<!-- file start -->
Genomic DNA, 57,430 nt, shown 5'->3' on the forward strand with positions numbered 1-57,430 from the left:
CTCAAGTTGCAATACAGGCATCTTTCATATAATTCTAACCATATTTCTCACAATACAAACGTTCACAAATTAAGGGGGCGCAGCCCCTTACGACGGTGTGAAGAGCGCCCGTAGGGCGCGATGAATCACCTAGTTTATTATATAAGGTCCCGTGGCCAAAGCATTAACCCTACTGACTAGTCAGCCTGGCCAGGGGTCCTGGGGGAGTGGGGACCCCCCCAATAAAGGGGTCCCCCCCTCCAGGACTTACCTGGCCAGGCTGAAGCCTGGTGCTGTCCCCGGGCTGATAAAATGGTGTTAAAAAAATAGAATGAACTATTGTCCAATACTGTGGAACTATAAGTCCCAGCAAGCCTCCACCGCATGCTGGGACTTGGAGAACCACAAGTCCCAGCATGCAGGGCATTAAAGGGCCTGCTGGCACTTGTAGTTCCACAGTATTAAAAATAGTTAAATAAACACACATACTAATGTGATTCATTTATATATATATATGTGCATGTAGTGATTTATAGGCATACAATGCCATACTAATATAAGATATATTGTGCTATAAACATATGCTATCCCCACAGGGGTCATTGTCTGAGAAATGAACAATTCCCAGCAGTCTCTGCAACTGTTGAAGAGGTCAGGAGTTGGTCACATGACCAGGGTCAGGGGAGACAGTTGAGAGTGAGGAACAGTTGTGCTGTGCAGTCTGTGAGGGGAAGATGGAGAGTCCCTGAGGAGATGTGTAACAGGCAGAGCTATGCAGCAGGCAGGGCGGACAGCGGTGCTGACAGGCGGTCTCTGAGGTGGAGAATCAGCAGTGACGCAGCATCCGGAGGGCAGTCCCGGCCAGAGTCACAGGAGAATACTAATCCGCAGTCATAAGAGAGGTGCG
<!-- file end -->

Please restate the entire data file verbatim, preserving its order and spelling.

Genomic DNA, 57,430 nt, shown 5'->3' on the forward strand with positions numbered 1-57,430 from the left:
CTCAAGTTGCAATACAGGCATCTTTCATATAATTCTAACCATATTTCTCACAATACAAACGTTCACAAATTAAGGGGGCGCAGCCCCTTACGACGGTGTGAAGAGCGCCCGTAGGGCGCGATGAATCACCTAGTTTATTATATAAGGTCCCGTGGCCAAAGCATTAACCCTACTGACTAGTCAGCCTGGCCAGGGGTCCTGGGGGAGTGGGGACCCCCCCAATAAAGGGGTCCCCCCCTCCAGGACTTACCTGGCCAGGCTGAAGCCTGGTGCTGTCCCCGGGCTGATAAAATGGTGTTAAAAAAATAGAATGAACTATTGTCCAATACTGTGGAACTATAAGTCCCAGCAAGCCTCCACCGCATGCTGGGACTTGGAGAACCACAAGTCCCAGCATGCAGGGCATTAAAGGGCCTGCTGGCACTTGTAGTTCCACAGTATTAAAAATAGTTAAATAAACACACATACTAATGTGATTCATTTATATATATATATGTGCATGTAGTGATTTATAGGCATACAATGCCATACTAATATAAGATATATTGTGCTATAAACATATGCTATCCCCACAGGGGTCATTGTCTGAGAAATGAACAATTCCCAGCAGTCTCTGCAACTGTTGAAGAGGTCAGGAGTTGGTCACATGACCAGGGTCAGGGGAGACAGTTGAGAGTGAGGAACAGTTGTGCTGTGCAGTCTGTGAGGGGAAGATGGAGAGTCCCTGAGGAGATGTGTAACAGGCAGAGCTATGCAGCAGGCAGGGCGGACAGCGGTGCTGACAGGCGGTCTCTGAGGTGGAGAATCAGCAGTGACGCAGCATCCGGAGGGCAGTCCCGGCCAGAGTCACAGGAGAATACTAATCCGCAGTCATAAGAGAGGTGCG